Stylistically, the approach of Test Pattern feels as if it represents a new movement in the attempt to tackle social issues, especially those concerning women, on film. In the last five or six years, an active conversation about gender equality and gender in general has sprung up both as an industry concern (in terms of behind-the-camera talent and representation in film, especially in the wake of the #MeToo movement), as well as in the form of subject matter. Test Pattern fits comfortably alongside films like Eliza Hittman's Never Rarely Sometimes Always and Kitty Green's The Assistant in its exploration of factors beyond the actual crime and into the way we as a society and culture handle sexual assault and rape, and in the sharp POV documenting the way even a slow trickle of unintentional passive-aggressiveness or misunderstanding can ultimately wear a weak spot into a relationship. Ford, to her credit, raises questions the film cannot answer, allowing the uncertainty and discomfort hang in the air, as a potent reminder of what Renesha experiences.
Kino Lorber's Test Pattern's artwork subtly evokes a straightforward aesthetic, with Arial-esque, block lettering over a plain white background. At a glance, the text appears black, but on closer examination, it's alternating shades of a dark brown and navy blue. Images of the cast appear on the front and back, with the front offering a reformatted version of the film's theatrical poster artwork. The one-disc release comes in a Viva Elite Blu-ray case, and there is no insert.
The Video and Audio
Presented in 1.78:1 1080p AVC, Test Pattern mostly looks outstanding on Blu-ray. Fine detail is incredibly impressive in close-up shots, with levels of texture and clarity that might occasionally trick the viewer into thinking they're watching a 4K UHD. Colors are wonderful, with Ford carefully balancing the striking palette of her shots with a naturalistic appearance. The one major flaw is noticeable banding creeping into fade ins and fade outs, as well as during some of the low-light sequences or shots that play with depth of field. A DTS-HD Master Audio 5.1 track supports the picture by creating a great claustrophobic atmosphere, surrounding the viewer with slightly heightened atmospheric details that serve to emphasize the way the mundane can become oppressive after a traumatic event. The disc also comes with a DTS-HD Master Audio 2.0 track and English SDH captions, although as with a few Kino titles recently, the work done on the captions strikes me as somewhat weird -- for instance, kissing is captioned as "lips smooching" instead of "kissing," which is a strange enough description that it almost feels like editorializing.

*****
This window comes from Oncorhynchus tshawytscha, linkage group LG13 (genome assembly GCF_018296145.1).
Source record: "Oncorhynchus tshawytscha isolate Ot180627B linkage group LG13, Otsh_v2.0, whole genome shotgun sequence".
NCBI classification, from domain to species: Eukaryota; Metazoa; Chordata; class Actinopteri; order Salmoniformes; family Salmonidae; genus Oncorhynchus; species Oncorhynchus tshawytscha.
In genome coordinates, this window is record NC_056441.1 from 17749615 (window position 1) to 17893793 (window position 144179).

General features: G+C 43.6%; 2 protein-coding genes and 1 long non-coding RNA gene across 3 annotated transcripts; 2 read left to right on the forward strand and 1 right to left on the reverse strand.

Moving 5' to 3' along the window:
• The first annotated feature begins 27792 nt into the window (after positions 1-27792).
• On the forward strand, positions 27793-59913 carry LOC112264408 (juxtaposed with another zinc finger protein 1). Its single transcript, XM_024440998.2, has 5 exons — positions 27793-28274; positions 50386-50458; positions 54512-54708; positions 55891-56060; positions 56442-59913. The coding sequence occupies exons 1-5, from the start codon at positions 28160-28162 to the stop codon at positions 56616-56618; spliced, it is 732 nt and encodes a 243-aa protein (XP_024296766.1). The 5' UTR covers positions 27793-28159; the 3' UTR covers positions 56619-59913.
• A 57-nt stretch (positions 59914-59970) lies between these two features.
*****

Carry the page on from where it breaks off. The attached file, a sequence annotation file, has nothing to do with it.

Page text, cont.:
One bonus feature is included on Test Pattern: an interview with writer/director Shatara Michelle Ford, conducted by filmmaker James Gray (36:18). In a recorded Zoom session, the two directors discuss how they met, Ford's approach to tackling race and gender with the film and how that stemmed from viewing films through a new lens in the year or two before she made Test Pattern, an unexpectedly traumatic experience with the police, using colors and other visual cues to tell the story in lieu of dialogue, whether or not there's an intellectual component to those choices or if it's more instinctual, point of view in the film and how it relates to Evan's character, a little bit of speculation on what happens to the characters after the movie (including the perspective of her two leads), interracial relationships, and the challenges and joys of making a debut feature. Aside from a few standard hiccups with the videoconference format, the one mildly frustrating thing about the interview is that Gray and Ford decide not to get into spoilers in case viewers haven't seen the movie, which makes me wonder if the video was recorded for some other purpose than inclusion on the disc. Otherwise, this is a great and intelligent conversation between two very smart people who get into some great details about the making of the movie and what Ford put into it -- it makes me wish every Q&A or interview with a filmmaker was moderated by another one, as Ford and Gray's shared understanding of the challenges of the work adds to their ability to discuss the movie eloquently.
An original theatrical trailer for Test Pattern is also included.
ConclusionTest Pattern is a tough watch, tackling discomfort head on and allowing the audience to sit with it. Ford shows incredible skill as a first-time director, eliciting excellent performances from her stars and executing a vision that feels precise and pointed. The disc is plagued by a little bit of irritating banding, but the presentation is otherwise excellent, and the interview on the disc is top-notch. Highly recommended.